77 h bis Cairns

December 11th, 2019

7m australische Westküste

7m Ostküste Australiens in unserem Wohnzimmer… diese liegen schon hinter uns. Mehr als 4000km Australien liegen noch vor uns . Viele der anfänglichen Pläne sind schon längst über den Haufen geworfen, so dass wir uns fast treibend (also nur fast)  auf den Weg in das Land der Koalabären und Wombatbären machen. Noch 48 h inkl. 2 Arbeitstage Und Temperaturen um 0 Grad + 26 h Flug/Stopoverzeit und schwups sind wir in Australien.

Of course we arrived too late for lunch, and of course it was all my fault. I wanted to get closer to one of the Glass House mountains and ended up on dirt roads in the middle of the bush leading to nowhere.

Coming from Brisbane, D and I took the Bruce Highway up north to the Glass House Mountains, and after a visit to the lookout and the little foray into the bush (see above), we finally found the car park at the base of Mount Tibrogargan (one of the extinct volcanoes that was formed 27 million to 26 million years ago). After an easy but beautiful hike around the base of the volcano we decided to visit the Flame Hill winery for lunch and a bit of wine tasting. The drive to Montville along the ridge of the mountain chain took us through picturesque scenery and villages, the view to the east stretched far out to the coast, to the west we were overlooking the green rolling hills and pastures of the Sunshine Coast hinterland.

When we finally arrived at the Flame Hill winery it was 3 pm. Lunch was served until, well, 3 pm – sharp. Bad luck. Nevertheless we decided to stay and sit down at a table on the deck overlooking the vineyards where a clutch of guinea fowls was roaming for anything edible. We savoured a charcuterie platter, tea and a glass of pinot gris. It is winter in Australia now, but as long as the sun is out, it is still warm enough to sit outside. Despite the slightly chilly breeze it was good to soak up a few warm sun rays.

After all I thought it was a beautiful and very relaxing afternoon, and last but not least I also bought two bottles of their Summersault white.

A lovely day out!



Please be advised to take a packed lunch when setting out on Marcus Queensland Travel Tours.  Morning tea is scheduled for 12 noon, lunch is served at 3.30pm and dinner is fast forwarded to 7.00pm.  However, while the well-groomed tour guides are friendly, proud of their state and obviously enthusiastic, all eating schedules appear to be at the individual decision of the driver involved.  You get to eat when the driver wants to eat.  So, be warned and pack a vegemite sandwich to see you through the day!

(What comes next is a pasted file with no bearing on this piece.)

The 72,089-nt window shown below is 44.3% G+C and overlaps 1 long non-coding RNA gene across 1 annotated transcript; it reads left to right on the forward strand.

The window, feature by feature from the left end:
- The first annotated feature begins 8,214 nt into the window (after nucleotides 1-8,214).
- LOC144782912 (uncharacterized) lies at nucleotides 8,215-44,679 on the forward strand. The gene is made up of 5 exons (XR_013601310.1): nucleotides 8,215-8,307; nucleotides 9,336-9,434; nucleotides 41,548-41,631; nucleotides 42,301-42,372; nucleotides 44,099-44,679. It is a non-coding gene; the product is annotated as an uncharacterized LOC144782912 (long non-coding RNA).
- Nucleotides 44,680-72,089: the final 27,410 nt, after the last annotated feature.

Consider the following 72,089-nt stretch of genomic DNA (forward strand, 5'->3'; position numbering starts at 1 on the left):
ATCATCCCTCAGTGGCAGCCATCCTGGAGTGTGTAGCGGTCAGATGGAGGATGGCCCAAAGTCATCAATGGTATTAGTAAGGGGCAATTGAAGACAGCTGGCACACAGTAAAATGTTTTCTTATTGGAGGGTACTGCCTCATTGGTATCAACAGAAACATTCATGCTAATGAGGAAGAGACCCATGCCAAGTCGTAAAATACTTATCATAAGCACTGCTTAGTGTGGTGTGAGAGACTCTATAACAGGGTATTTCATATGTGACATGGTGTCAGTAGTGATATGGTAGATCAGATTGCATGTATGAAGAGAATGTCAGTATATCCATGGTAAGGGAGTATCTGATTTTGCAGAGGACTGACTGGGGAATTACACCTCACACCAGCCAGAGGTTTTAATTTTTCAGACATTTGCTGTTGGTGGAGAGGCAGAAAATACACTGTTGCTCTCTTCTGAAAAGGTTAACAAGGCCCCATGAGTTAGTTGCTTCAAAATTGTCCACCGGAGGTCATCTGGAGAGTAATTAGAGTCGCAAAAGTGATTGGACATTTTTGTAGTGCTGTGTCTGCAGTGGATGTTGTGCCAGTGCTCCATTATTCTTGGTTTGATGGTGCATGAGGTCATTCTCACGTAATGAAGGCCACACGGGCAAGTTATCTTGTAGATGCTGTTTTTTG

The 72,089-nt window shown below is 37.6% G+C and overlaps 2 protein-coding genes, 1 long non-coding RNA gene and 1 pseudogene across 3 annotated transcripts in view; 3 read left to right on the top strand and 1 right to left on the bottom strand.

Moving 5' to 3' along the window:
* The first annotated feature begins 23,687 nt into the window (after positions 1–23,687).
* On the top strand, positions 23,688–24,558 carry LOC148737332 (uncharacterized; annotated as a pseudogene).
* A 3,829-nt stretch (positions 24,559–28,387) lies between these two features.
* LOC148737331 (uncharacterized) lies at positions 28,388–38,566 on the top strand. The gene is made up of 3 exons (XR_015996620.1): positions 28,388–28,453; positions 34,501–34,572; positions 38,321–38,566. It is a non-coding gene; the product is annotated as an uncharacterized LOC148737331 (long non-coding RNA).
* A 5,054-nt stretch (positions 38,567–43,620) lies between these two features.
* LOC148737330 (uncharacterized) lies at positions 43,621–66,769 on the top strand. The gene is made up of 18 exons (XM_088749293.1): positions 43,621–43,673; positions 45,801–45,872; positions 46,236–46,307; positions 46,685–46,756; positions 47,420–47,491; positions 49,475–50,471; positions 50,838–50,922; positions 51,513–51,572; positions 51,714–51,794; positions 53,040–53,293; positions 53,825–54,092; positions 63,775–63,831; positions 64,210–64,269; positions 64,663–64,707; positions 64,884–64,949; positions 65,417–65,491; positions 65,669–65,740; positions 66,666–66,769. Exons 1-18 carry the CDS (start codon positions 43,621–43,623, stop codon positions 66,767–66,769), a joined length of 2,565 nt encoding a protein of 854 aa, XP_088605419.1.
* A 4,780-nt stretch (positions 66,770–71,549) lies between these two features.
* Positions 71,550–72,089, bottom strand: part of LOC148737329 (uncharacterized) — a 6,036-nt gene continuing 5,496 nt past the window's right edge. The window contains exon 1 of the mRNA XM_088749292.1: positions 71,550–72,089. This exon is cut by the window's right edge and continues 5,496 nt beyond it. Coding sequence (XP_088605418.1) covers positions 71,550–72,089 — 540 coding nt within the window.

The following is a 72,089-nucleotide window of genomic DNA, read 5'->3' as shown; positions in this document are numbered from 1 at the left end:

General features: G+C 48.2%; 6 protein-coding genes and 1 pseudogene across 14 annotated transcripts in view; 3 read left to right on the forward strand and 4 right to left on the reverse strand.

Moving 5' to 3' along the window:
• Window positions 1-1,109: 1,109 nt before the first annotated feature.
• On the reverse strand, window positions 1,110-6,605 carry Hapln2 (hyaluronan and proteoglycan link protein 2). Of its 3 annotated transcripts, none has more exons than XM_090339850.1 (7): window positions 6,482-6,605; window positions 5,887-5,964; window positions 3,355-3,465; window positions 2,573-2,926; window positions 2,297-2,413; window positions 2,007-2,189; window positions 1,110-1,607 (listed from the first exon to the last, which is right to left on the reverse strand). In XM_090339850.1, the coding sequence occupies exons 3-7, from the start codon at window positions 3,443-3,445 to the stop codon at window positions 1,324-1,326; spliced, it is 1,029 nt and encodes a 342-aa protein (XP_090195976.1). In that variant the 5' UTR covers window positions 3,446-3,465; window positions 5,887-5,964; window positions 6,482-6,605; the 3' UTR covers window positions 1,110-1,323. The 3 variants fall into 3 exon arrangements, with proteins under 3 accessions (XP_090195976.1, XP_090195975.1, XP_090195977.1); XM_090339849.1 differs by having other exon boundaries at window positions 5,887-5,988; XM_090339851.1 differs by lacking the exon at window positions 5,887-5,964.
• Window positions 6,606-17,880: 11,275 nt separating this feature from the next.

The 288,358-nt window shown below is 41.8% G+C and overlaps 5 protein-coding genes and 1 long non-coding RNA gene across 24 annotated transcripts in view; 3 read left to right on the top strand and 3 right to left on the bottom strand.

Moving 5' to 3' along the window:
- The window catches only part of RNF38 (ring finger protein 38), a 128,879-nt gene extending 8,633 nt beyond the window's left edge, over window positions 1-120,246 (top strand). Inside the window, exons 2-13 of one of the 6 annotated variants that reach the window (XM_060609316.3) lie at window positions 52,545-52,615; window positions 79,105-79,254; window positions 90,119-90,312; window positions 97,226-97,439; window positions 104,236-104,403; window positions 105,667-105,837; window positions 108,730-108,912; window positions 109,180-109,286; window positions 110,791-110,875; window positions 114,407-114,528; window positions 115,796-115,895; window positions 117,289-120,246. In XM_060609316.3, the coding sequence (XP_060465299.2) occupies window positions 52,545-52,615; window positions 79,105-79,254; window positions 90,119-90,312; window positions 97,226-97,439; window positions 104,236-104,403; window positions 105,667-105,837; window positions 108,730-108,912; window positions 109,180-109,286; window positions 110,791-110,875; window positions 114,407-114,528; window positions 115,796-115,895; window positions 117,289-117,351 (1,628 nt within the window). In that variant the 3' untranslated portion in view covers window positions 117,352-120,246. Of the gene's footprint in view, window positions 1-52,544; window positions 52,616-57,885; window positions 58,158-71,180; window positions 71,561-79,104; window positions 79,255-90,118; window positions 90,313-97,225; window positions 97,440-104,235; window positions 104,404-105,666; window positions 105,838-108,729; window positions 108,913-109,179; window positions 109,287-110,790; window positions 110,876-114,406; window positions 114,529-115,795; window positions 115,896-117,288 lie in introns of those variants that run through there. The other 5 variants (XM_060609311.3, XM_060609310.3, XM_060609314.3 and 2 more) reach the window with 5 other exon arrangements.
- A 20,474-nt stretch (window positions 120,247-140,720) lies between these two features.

We didn’t sit down to eat or have something to drink at the Leura Garage, but I am mentioning it here as I really liked its commercial/industrial decor, and the food looked beautiful. Apparently they converted an old garage building into a chic café/restaurant space. Painted wheel rims and rustic boards were turned into benches, stacked rubber tyres became part of the interior design. If we hadn’t had lunch at the Red Door café, we would have stayed here for a meal:


Yes, the entrance door is very red indeed… The Red Door café welcomes its patrons with a simple yet very friendly and warm interior, a cosy atmosphere and beautiful food. The café was packed when we arrived, and we sat at the counter by the window for a few minutes before a table became available. The service was friendly, helpful and attentive.  The menu offered a range of very enticing looking dishes.

I had a beautiful smoked rainbow trout salad with lentils and rocket salad while my friend enjoyed a chicken leek pie with garden salad and potato mash. Simple yet delicious food.  I forgot to ask whether it was all organic, but it might as well have been. It all looked jolly healthy.

Interestingly, they don’t have their own web site (at least, I tried to google it and didn’t find any), but you can find a range of reviews of the Red Door.  Check this out:


Among all the different wine-growing areas that I have been able to visit in Australia by now, two regions left lasting impressions: Margaret River in WA, and the Hunter Valley in NSW (and this is not to say that I didn’t enjoy the Barossa Valley and the Adelaide Hills in SA, and the Yarra Valley in VIC).

The Hunter Valley’s scenery is just picturesque, green rolling hills dotted with vineyards, olive tree orchards and wineries with welcoming cellar doors.

We have sampled many different wines, and the following three were my personal favourites:

McWilliam’s Mount Pleasant winery also incorporates a really nice restaurant, and I highly recommend a stopover for lunch.

Audrey Wilkinson’s Gewuerztraminer was one of the best white wines I have tasted in Australia so far (and I am making this statement based on my very individual judgement); this wine was a total surprise to me, I basically tasted it just to see how this grape variety from South Tyrol would turn out in the Australian climate. I was expecting something sweet and a bit overpowering, but this wine was refreshingly dry and crisp, with beautiful aromas of lychees and passion fruit.